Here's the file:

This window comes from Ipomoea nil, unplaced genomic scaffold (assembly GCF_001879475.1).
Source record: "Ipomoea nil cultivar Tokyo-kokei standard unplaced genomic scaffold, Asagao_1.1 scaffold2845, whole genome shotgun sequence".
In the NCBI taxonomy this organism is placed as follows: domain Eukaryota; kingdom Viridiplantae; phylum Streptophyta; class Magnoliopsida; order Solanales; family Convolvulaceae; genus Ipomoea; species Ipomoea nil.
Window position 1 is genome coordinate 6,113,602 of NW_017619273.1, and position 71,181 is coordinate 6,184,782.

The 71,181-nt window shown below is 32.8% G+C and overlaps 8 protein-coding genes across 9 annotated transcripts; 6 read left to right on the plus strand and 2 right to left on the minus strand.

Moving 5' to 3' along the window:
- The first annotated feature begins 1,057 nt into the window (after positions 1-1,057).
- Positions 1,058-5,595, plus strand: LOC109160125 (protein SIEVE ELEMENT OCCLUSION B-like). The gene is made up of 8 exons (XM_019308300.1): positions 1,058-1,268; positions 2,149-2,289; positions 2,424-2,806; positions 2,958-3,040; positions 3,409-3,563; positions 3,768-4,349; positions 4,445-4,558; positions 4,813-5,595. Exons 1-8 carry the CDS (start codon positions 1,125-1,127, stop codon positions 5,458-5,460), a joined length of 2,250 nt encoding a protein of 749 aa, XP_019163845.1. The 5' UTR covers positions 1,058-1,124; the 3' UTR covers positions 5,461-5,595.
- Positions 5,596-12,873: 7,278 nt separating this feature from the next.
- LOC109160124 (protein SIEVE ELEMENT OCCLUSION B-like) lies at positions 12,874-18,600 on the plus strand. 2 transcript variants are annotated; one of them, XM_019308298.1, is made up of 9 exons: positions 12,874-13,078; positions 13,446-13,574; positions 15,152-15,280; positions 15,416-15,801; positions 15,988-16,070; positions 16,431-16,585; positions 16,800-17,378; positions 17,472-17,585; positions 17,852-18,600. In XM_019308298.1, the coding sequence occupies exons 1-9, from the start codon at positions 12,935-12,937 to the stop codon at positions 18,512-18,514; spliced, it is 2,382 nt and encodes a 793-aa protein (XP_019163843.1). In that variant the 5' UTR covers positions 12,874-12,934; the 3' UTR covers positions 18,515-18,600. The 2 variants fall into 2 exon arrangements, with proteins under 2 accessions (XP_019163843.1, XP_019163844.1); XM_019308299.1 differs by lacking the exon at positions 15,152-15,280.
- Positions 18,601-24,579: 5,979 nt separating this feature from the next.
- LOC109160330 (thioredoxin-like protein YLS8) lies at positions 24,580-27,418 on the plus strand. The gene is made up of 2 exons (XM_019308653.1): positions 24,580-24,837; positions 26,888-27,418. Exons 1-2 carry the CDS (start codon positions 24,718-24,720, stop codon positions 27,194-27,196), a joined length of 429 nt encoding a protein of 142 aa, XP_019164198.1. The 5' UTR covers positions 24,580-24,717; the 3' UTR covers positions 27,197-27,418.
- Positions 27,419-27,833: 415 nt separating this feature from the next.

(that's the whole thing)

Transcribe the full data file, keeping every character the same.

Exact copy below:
This window comes from Ipomoea nil, unplaced genomic scaffold (assembly GCF_001879475.1).
Source record: "Ipomoea nil cultivar Tokyo-kokei standard unplaced genomic scaffold, Asagao_1.1 scaffold2845, whole genome shotgun sequence".
In the NCBI taxonomy this organism is placed as follows: domain Eukaryota; kingdom Viridiplantae; phylum Streptophyta; class Magnoliopsida; order Solanales; family Convolvulaceae; genus Ipomoea; species Ipomoea nil.
Window position 1 is genome coordinate 6,113,602 of NW_017619273.1, and position 71,181 is coordinate 6,184,782.

The 71,181-nt window shown below is 32.8% G+C and overlaps 8 protein-coding genes across 9 annotated transcripts; 6 read left to right on the plus strand and 2 right to left on the minus strand.

Moving 5' to 3' along the window:
- The first annotated feature begins 1,057 nt into the window (after positions 1-1,057).
- Positions 1,058-5,595, plus strand: LOC109160125 (protein SIEVE ELEMENT OCCLUSION B-like). The gene is made up of 8 exons (XM_019308300.1): positions 1,058-1,268; positions 2,149-2,289; positions 2,424-2,806; positions 2,958-3,040; positions 3,409-3,563; positions 3,768-4,349; positions 4,445-4,558; positions 4,813-5,595. Exons 1-8 carry the CDS (start codon positions 1,125-1,127, stop codon positions 5,458-5,460), a joined length of 2,250 nt encoding a protein of 749 aa, XP_019163845.1. The 5' UTR covers positions 1,058-1,124; the 3' UTR covers positions 5,461-5,595.
- Positions 5,596-12,873: 7,278 nt separating this feature from the next.
- LOC109160124 (protein SIEVE ELEMENT OCCLUSION B-like) lies at positions 12,874-18,600 on the plus strand. 2 transcript variants are annotated; one of them, XM_019308298.1, is made up of 9 exons: positions 12,874-13,078; positions 13,446-13,574; positions 15,152-15,280; positions 15,416-15,801; positions 15,988-16,070; positions 16,431-16,585; positions 16,800-17,378; positions 17,472-17,585; positions 17,852-18,600. In XM_019308298.1, the coding sequence occupies exons 1-9, from the start codon at positions 12,935-12,937 to the stop codon at positions 18,512-18,514; spliced, it is 2,382 nt and encodes a 793-aa protein (XP_019163843.1). In that variant the 5' UTR covers positions 12,874-12,934; the 3' UTR covers positions 18,515-18,600. The 2 variants fall into 2 exon arrangements, with proteins under 2 accessions (XP_019163843.1, XP_019163844.1); XM_019308299.1 differs by lacking the exon at positions 15,152-15,280.
- Positions 18,601-24,579: 5,979 nt separating this feature from the next.
- LOC109160330 (thioredoxin-like protein YLS8) lies at positions 24,580-27,418 on the plus strand. The gene is made up of 2 exons (XM_019308653.1): positions 24,580-24,837; positions 26,888-27,418. Exons 1-2 carry the CDS (start codon positions 24,718-24,720, stop codon positions 27,194-27,196), a joined length of 429 nt encoding a protein of 142 aa, XP_019164198.1. The 5' UTR covers positions 24,580-24,717; the 3' UTR covers positions 27,197-27,418.
- Positions 27,419-27,833: 415 nt separating this feature from the next.